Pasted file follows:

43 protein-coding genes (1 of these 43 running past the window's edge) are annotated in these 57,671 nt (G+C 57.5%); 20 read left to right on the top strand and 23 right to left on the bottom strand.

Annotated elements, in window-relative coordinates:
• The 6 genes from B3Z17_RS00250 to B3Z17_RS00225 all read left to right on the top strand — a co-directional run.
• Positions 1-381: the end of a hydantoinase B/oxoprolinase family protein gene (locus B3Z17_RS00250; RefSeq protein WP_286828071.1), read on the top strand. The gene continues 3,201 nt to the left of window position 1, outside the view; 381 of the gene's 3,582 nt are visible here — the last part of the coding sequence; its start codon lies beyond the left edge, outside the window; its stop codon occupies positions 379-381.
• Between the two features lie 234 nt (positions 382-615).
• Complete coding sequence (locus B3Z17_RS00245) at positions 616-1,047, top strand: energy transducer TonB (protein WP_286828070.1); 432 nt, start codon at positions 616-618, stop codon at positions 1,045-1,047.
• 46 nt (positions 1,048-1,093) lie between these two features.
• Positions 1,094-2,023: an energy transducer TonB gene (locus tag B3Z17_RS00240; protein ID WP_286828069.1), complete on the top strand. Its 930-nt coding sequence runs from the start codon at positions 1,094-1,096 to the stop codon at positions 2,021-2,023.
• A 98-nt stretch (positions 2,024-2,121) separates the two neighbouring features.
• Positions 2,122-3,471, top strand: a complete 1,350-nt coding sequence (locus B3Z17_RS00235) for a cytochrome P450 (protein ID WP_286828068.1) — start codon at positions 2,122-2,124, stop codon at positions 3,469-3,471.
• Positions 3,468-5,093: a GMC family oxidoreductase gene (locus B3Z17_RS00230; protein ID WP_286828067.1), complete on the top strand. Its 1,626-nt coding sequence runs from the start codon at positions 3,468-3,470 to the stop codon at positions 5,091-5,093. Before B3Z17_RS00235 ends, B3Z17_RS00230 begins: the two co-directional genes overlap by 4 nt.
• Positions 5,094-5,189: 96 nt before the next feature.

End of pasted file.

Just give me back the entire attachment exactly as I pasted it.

43 protein-coding genes (1 of these 43 running past the window's edge) are annotated in these 57,671 nt (G+C 57.5%); 20 read left to right on the top strand and 23 right to left on the bottom strand.

Annotated elements, in window-relative coordinates:
• The 6 genes from B3Z17_RS00250 to B3Z17_RS00225 all read left to right on the top strand — a co-directional run.
• Positions 1-381: the end of a hydantoinase B/oxoprolinase family protein gene (locus B3Z17_RS00250; RefSeq protein WP_286828071.1), read on the top strand. The gene continues 3,201 nt to the left of window position 1, outside the view; 381 of the gene's 3,582 nt are visible here — the last part of the coding sequence; its start codon lies beyond the left edge, outside the window; its stop codon occupies positions 379-381.
• Between the two features lie 234 nt (positions 382-615).
• Complete coding sequence (locus B3Z17_RS00245) at positions 616-1,047, top strand: energy transducer TonB (protein WP_286828070.1); 432 nt, start codon at positions 616-618, stop codon at positions 1,045-1,047.
• 46 nt (positions 1,048-1,093) lie between these two features.
• Positions 1,094-2,023: an energy transducer TonB gene (locus tag B3Z17_RS00240; protein ID WP_286828069.1), complete on the top strand. Its 930-nt coding sequence runs from the start codon at positions 1,094-1,096 to the stop codon at positions 2,021-2,023.
• A 98-nt stretch (positions 2,024-2,121) separates the two neighbouring features.
• Positions 2,122-3,471, top strand: a complete 1,350-nt coding sequence (locus B3Z17_RS00235) for a cytochrome P450 (protein ID WP_286828068.1) — start codon at positions 2,122-2,124, stop codon at positions 3,469-3,471.
• Positions 3,468-5,093: a GMC family oxidoreductase gene (locus B3Z17_RS00230; protein ID WP_286828067.1), complete on the top strand. Its 1,626-nt coding sequence runs from the start codon at positions 3,468-3,470 to the stop codon at positions 5,091-5,093. Before B3Z17_RS00235 ends, B3Z17_RS00230 begins: the two co-directional genes overlap by 4 nt.
• Positions 5,094-5,189: 96 nt before the next feature.